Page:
Defendants associated their website with URLs and search terms that falsely implied DMV.org was a government site. They had in their possession hundreds of emails sent by consumers who contacted DMV.org thinking it was a state agency. And DMV.org's director of customer service testified that he voiced concerns about these emails to senior management.
This deceptive conduct wasn't curable with a website disclaimer: "defendants knew that the disclaimers were ineffective, because adding them didn't end the stream of emails sent by consumers who thought they'd contacted their state DMV." Marketing people love to "fix" any legal problems with disclaimers, but they often simultaneously resist making the disclaimers prominent enough to actually fix the problem, leaving the website no better off.

As usual, Judge Kozinski adopts a realpolitik perspective that we all know what's going on here, and he isn't going to countenance it. This discussion doesn't directly link to or cite the scienter battles in online copyright and trademark cases, but it could be a little uncomfortable for defendants like Fung who rely on form-over-substance arguments.

Third, the district court ordered DMV.org to display a splash screen to incoming visitors containing a disclaimer of government affiliation. I believe the remedy of a mandatory splash screen was also unprecedented. Among other problems with the splash screen, it can hurt or destroy search engine indexing, effectively rendering the domain name worthless. Therefore, even though the district court didn't award any damages (a ruling affirmed on appeal), the mandatory splash screen was potentially far more detrimental.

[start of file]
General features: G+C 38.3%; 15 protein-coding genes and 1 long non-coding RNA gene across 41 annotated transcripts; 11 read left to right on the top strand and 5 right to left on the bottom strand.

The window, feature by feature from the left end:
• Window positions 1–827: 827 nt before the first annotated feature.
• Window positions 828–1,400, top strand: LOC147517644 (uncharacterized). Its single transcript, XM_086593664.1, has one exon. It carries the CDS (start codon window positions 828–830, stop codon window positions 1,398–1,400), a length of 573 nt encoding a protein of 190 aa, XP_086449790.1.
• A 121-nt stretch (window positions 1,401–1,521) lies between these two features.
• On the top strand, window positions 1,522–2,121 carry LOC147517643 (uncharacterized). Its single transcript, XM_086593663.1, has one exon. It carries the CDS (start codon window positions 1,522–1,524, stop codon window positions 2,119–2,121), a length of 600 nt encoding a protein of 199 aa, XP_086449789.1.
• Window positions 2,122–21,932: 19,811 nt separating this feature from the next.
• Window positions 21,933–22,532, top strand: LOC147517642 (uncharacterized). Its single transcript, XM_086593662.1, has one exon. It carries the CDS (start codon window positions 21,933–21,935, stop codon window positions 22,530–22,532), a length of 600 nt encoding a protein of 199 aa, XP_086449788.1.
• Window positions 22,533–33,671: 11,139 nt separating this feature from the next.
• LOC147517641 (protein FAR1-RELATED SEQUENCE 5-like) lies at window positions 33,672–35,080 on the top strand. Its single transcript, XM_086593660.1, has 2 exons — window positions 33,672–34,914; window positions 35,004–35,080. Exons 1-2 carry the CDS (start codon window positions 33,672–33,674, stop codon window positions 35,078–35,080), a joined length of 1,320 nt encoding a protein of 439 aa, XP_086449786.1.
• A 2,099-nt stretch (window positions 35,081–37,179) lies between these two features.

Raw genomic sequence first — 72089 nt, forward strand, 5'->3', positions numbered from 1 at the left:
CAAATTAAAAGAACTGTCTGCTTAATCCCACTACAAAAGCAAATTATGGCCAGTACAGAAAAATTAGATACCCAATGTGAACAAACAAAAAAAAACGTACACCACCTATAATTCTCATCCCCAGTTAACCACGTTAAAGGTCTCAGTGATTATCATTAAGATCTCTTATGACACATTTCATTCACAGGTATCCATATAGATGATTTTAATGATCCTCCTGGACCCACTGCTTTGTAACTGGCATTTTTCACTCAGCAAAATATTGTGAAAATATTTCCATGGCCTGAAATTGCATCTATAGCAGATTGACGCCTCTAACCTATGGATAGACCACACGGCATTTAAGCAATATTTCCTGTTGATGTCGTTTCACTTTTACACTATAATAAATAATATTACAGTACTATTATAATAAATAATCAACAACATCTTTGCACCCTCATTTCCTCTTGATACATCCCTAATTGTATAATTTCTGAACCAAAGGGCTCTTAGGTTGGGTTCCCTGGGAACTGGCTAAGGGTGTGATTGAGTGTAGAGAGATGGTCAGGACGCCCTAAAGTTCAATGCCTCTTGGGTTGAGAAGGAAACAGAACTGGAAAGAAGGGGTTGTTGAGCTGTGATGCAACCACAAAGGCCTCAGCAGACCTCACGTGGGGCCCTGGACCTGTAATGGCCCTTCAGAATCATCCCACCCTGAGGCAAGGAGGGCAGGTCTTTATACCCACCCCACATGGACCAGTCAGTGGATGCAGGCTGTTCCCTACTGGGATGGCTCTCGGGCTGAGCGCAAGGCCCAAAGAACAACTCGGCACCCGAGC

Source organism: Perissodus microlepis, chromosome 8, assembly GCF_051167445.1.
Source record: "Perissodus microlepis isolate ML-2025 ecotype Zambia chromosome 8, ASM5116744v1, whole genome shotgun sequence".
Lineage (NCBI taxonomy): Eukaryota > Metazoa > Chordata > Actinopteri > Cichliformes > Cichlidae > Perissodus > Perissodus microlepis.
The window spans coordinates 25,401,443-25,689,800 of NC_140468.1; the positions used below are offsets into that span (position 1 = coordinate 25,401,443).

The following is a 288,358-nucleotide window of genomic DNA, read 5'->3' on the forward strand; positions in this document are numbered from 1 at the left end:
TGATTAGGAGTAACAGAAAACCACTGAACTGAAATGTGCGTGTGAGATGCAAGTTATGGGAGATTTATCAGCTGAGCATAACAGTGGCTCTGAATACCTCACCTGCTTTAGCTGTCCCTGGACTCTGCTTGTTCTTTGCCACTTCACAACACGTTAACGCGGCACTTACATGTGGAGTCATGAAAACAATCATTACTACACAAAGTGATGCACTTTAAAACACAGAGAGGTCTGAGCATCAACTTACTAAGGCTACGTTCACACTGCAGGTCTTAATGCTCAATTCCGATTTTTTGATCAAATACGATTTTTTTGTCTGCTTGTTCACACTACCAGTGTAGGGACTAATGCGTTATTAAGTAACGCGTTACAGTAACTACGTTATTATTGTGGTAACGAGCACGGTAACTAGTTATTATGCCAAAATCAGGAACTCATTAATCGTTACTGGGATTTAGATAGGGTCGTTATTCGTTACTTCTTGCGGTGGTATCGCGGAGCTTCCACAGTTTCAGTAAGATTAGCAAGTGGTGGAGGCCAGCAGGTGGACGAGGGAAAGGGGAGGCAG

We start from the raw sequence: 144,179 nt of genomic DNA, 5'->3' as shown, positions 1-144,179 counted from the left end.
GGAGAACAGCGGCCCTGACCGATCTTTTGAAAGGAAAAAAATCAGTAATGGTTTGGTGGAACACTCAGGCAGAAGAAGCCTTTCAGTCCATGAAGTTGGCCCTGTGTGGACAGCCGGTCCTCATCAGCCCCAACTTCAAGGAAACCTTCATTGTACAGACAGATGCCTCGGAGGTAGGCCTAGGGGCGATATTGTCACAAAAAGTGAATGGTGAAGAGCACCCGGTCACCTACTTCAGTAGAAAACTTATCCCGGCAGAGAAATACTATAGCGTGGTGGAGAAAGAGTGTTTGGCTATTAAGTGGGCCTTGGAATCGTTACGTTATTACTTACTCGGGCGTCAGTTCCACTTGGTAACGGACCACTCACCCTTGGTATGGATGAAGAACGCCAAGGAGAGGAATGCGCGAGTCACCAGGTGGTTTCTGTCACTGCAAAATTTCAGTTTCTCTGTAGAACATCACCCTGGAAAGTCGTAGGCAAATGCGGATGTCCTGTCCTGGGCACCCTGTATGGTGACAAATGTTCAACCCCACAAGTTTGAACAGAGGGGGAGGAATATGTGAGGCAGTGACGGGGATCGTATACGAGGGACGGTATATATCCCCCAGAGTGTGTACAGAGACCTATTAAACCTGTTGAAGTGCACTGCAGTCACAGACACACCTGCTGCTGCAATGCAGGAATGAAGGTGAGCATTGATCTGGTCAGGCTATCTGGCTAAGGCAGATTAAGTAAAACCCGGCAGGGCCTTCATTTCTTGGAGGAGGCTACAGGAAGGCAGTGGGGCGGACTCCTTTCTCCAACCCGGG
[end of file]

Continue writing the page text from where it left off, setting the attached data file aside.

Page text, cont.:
On appeal, the court partially reverses the mandatory splash screen, noting that it applied equally to deceptive and non-deceptive content that DMV.org is publishing. The court also notes the disadvantages of interfering with search engine indexing:
[The injunction] also precludes defendants from tailoring DMV.org's landing page to make it welcoming to visitors, and interferes with the operation of search engines, making it more difficult for consumers to find the website and its protected content.
In a footnote, the court explains:
Defendants introduced unrebutted evidence that splash screens commonly interfere with the automated "spiders" that search engines deploy to "crawl" the Internet and compile the indexes of web pages they use to determine every page's search ranking. And splash screens themselves don't have high search rankings: Search engines commonly base these rankings on the web page's content and the number of other pages linking to it, and splash screens lack both content and links.
This is a pretty savvy explanation of why a splash screen destroys SEO, and it's heartening to see the court recognize the First Amendment value of SEO (at least, nondeceptive SEO).

The court gives DMV.org some very good news by giving it a chance to work its way out of the splash screen:
On remand, the district court shall reconsider the duration of the splash screen in light of any intervening changes in the website's content and marketing practices, as well as the dissipation of the deception resulting from past practices. If the district court continues to require the splash screen, it shall explain the continuing justification for burdening the website's protected content and what conditions defendants must satisfy in order to remove the splash screen in the future. In the alternative, or in addition, the court may permanently enjoin defendants from engaging in deceptive marketing or placing misleading statements on DMV.org.
On the other hand, as Rebecca points out, the DMV.org domain name is, itself, designed to prey on consumer interest in official DMV services. Perhaps there will be no way for DMV.org to fix this, no matter what disclaimers it uses.

One final note: this opinion was authored by Judge Kozinski, the third domain name opinion he has written in the last 13 months. (The other two are the Tabari and eVisa cases). I went back and counted a total of 9 Ninth Circuit domain name cases in that time--the others being Advertise.com, Christensen (a 2 paragraph opinion), DSPT, Balsam, Office Depot (a non-substantive affirmance) and Vericheck. Kozinski was not on the other panels, so he wrote the opinion in each of the 3 domain name cases he heard. Is all of this just random luck?

1 comment:

Aaron Reese said...

Thanks for breaking down what this decision means. It was a pretty important one.